Long list revealed in AJ design competition for Brent Cross Town pavilion

The competition, which attracted an impressive 188 entries, asked architects to create a net zero design concept for a welcoming and inclusive pavilion of active sports and games on Clitterhouse Playing Fields, an open green space the size of 22 football pitches in North London. district of Barnet.

This will be at the heart of the vision for Brent Cross Town, a £ 7 billion city, a ‘park city’ developed by Argent Related and Barnet Council. The competition was particularly looking for participants from promising UK practices or teams and those who could demonstrate their commitment to Equality, Diversity and Inclusion (EDI).

The 10 shortlisted teams are:

  • Afterparty
  • Currency exchange
  • Design by DaeWha Kang
  • George King Architects
  • Studio Nooma
  • Left
  • Room 102
  • Stefan Shaw Studio
  • Studio 8Fold & Studio Becoming
  • Urban Radicals and Fisher Cheng

The judges, which included the partner of Argent Related and the project manager for Clitterhouse Playing Fields Morwenna Hall as well as architects Sumita Singha from Ecologic and Teri Okoro from TOCA, were delighted with the huge response to the competition.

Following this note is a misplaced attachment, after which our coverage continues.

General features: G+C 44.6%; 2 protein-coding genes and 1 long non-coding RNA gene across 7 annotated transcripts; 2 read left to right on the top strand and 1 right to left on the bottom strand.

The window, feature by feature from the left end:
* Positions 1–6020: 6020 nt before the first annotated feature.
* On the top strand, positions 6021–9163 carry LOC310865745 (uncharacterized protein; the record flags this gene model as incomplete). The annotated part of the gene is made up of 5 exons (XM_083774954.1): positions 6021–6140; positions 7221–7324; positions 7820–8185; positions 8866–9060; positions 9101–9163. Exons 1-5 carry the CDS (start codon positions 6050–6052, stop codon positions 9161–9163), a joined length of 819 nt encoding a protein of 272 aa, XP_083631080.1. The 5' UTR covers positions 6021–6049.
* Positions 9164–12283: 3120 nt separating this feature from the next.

Hall said: “We were impressed with the quality and diversity of the nominations, sparking much discussion as we deliberated on the 188 nominations.

“We were delighted to see innovative thinking around our core priorities of sustainability and inclusiveness, which resulted in a long list of 10 diverse and creative ideas. We look forward to meeting the shortlisted teams and working with the four shortlisted teams on the next phase of the competition. ‘

Will Hurst, AJ editor and jury chairman, said: “Something about this competition captured the imagination of architects and receiving so many entries made it both a challenge and a pleasure to reduce. that number only 10.

“For the next step, the panel wishes to assess how these pavilion designs would work in practice at this specific site and how they meet the environmental and social ambitions set out in the brief.”

The 10 practices will present their ideas to the jury later this week. Four finalists will then be selected, thus ending the AJ’s involvement in the competition.

These four will receive a fee of £ 3,000 (plus VAT) to develop their designs. The winning team will be chosen by Argent Related and Barnet Council at the start of the new year.